carry on the mission work in the future.
However, the Jesuits’ progress was interrupted in July 1587, when
Oda Nobunaga’s successor, Toyotomi
Hideyoshi, suddenly ordered the banishment of all Jesuits from Japan in an
edict issued in Hakata (modern Fukuoka）.Unable publicly to continue their activity, they went into hiding in the
domains of Christian lords in Kyūshū. In the meantime they printed great numbers of textbooks, dictionaries
and grammers for the use of brothers and seminarians and published books
on Christian doctrine and devotional books for Christians, using a printing
press that Father visitor Valignano brought to Japan in 1590.
In 1593， Franciscans came to Japan as envoys of the Spanish governor of the Philippines,
and began to preach Christianity in public. Jesuit dominance of Christian
proselytizing in Japan was thus over. But the Franciscans’ unrestrained activity provoked Hideyoshi to anger. Taking the
opportunity of a Spanish seaman’s disclosure of his country’s plans to conquer Japan, he put to death twenty-six Christians including
six Franciscans, at Nagasaki on February 5, 1597.After Hideyoshi died in
September of 1598, his policy of suppressing Christianity was continued
by Tokugawa Ieyasu, who unified the entire country in 1600. Ieyasu tacitly
permitted missionary activity a little longer, because he also was interested
in trade between Spanish Manila and the Kanto. He was also considering
trade with the Portuguese in Nagasaki, where the Jesuits played an important
role in the administration of the city, and as mediators in the trade.
However, leyasu, who was eager to ensure that his shogunate would rule
in perpetuity issued an edict in February 1614 expelling the missionaries
and prohibiting the Christian faith throughout Japan. Accordingly most
of the missionaries were banished to Macao or Manila. After this，the Prohibition against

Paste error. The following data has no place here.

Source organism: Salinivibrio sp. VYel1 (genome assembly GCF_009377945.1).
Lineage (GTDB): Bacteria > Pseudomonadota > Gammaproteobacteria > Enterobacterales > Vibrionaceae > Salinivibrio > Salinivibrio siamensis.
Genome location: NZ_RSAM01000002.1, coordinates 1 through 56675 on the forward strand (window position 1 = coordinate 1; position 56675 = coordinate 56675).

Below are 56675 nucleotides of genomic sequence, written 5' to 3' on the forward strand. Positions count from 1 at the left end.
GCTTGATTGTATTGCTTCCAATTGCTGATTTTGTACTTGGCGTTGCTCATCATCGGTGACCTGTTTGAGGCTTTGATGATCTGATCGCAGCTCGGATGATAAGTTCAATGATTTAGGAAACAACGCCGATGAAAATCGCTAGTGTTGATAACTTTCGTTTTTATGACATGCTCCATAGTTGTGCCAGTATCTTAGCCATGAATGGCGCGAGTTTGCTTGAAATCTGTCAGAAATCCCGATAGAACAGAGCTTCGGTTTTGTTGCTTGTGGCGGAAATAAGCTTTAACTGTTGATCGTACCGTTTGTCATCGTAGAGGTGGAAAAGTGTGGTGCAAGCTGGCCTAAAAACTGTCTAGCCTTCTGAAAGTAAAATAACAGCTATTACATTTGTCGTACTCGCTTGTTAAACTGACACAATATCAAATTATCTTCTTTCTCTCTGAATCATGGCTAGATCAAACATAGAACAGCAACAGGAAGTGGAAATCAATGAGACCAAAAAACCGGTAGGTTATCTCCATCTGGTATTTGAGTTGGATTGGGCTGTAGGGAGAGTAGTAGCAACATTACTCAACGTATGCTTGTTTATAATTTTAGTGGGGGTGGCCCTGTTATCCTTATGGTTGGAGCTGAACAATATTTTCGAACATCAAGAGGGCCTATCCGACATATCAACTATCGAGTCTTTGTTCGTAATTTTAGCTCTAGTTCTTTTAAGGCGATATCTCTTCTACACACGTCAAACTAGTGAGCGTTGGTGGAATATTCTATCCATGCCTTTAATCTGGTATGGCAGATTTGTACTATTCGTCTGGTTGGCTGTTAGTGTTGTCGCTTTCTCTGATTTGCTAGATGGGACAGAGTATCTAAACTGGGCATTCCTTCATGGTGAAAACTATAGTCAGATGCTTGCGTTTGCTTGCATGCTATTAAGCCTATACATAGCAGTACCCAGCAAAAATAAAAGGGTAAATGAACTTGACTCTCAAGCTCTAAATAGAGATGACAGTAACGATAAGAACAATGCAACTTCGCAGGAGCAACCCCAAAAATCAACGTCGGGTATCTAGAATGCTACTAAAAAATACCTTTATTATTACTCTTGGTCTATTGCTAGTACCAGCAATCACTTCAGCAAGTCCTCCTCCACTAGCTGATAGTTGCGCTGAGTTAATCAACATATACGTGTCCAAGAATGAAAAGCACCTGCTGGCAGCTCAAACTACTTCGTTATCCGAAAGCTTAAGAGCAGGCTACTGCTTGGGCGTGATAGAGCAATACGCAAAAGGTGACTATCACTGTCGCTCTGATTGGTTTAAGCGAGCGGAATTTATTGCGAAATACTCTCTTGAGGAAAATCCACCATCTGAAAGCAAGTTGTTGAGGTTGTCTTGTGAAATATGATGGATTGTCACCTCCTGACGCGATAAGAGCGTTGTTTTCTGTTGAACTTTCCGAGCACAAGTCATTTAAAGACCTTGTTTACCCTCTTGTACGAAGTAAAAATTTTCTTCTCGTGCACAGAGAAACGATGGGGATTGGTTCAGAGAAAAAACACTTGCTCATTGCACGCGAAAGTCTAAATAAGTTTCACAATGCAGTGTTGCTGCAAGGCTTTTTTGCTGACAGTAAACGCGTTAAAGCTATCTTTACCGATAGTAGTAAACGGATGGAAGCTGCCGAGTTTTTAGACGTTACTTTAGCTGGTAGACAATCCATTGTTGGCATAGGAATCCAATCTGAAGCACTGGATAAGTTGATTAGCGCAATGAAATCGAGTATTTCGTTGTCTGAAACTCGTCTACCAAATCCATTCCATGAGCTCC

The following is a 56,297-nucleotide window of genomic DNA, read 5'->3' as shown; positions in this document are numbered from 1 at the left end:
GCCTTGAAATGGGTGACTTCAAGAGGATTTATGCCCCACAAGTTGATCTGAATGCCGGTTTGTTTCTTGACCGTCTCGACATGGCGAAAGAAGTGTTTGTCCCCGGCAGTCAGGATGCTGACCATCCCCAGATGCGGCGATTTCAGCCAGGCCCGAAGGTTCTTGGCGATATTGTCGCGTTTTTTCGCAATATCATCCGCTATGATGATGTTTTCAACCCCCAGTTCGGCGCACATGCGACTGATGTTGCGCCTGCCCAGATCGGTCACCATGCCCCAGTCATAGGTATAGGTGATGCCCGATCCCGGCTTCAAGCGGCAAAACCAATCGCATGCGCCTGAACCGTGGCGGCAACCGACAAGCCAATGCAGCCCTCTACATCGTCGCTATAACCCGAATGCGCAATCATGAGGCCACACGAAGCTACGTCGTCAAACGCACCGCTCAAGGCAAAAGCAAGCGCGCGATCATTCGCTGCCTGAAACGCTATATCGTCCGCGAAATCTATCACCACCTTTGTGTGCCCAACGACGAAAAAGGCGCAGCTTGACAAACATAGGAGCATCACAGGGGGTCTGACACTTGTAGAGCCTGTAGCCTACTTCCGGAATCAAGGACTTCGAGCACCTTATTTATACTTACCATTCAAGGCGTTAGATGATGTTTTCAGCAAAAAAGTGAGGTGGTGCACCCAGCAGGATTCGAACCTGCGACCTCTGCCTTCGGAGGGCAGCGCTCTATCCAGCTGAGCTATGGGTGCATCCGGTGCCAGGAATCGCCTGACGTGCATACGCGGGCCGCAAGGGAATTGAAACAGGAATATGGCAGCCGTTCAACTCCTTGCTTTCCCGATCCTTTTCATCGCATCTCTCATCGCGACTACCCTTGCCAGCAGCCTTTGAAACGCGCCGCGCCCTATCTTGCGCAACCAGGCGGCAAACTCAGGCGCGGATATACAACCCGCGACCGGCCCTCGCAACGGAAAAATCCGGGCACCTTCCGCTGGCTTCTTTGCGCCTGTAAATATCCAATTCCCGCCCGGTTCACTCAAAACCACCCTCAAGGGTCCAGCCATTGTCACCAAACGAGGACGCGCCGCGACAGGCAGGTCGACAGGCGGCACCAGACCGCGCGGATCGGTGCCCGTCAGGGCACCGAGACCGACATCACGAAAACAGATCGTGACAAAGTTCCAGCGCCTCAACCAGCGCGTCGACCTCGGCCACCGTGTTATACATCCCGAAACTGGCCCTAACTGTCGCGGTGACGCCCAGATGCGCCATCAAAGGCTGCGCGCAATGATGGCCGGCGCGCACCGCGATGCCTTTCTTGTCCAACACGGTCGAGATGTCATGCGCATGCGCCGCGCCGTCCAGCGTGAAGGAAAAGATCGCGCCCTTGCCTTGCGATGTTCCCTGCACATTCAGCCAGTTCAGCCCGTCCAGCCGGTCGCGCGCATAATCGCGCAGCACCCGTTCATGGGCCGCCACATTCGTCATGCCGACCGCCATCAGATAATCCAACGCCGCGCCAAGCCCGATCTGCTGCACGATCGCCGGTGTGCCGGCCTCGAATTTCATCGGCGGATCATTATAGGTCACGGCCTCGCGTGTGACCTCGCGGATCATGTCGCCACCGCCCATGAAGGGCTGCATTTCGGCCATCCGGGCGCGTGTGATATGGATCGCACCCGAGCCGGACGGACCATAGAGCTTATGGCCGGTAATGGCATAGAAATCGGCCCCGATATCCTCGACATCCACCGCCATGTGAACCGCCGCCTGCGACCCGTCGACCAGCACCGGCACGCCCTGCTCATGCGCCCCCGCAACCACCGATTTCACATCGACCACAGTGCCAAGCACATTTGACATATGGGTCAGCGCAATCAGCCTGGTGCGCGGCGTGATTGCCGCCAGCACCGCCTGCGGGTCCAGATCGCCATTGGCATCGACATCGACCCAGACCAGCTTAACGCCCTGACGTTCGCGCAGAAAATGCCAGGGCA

Christianity was enforced with increasing rigor, and the missionaries who remained
to the Japanese Christians were forced into hiding, to avoid the authorities’ pursuit. In 1633, when the shogunate issued the first of its edicts restricting
foreign contact, missionaries were arrested and executed en masse. They
vanished from Japan in the 1640s. Christians continued to keep their faith
as confraternities small secret religious groups.
Jesuits Letters Concerning Japan
Original Texts Version (1547-1552)
Japanese Texts Version 1.2(1547-1552)
Original Texts Version (1553-1555)
Japanese Texts Version 1.2 (1553-1555)
forthcoming (estimated in 2010)
BASIC TEXTS FOR THE TRANSCRIPTION
This series consists of the European texts transcribing reports and letters
regarding Japan written in the main by Jesuit's from 1547 to 1579. They
have been arranged chronologically, and Japanese translations provided
in accompanying volumes.
In this transcription, the editors have used the famous CARTAS DO JAPAO QUE OS PADRES E IRMAOS DA COMPANHIA DE JESUS ESCREVERAO DOS REINOS DE JAPAO & CHINA AOS DA MESMA COMPANHIA DA INDIA, & EUROPA, DESDE O ANNO DE 1549 ATE O DE 1580, PRIMEIRO TOMO, published in Evora in 1598, as the basic text, holding to its style, and with the intention of restoring the original text as clearly as possible, have filled in omissions or lacunae in the Evora edition by reference to other extant manuscripts. The editors hope to offer the most reliable texts they can to the reader.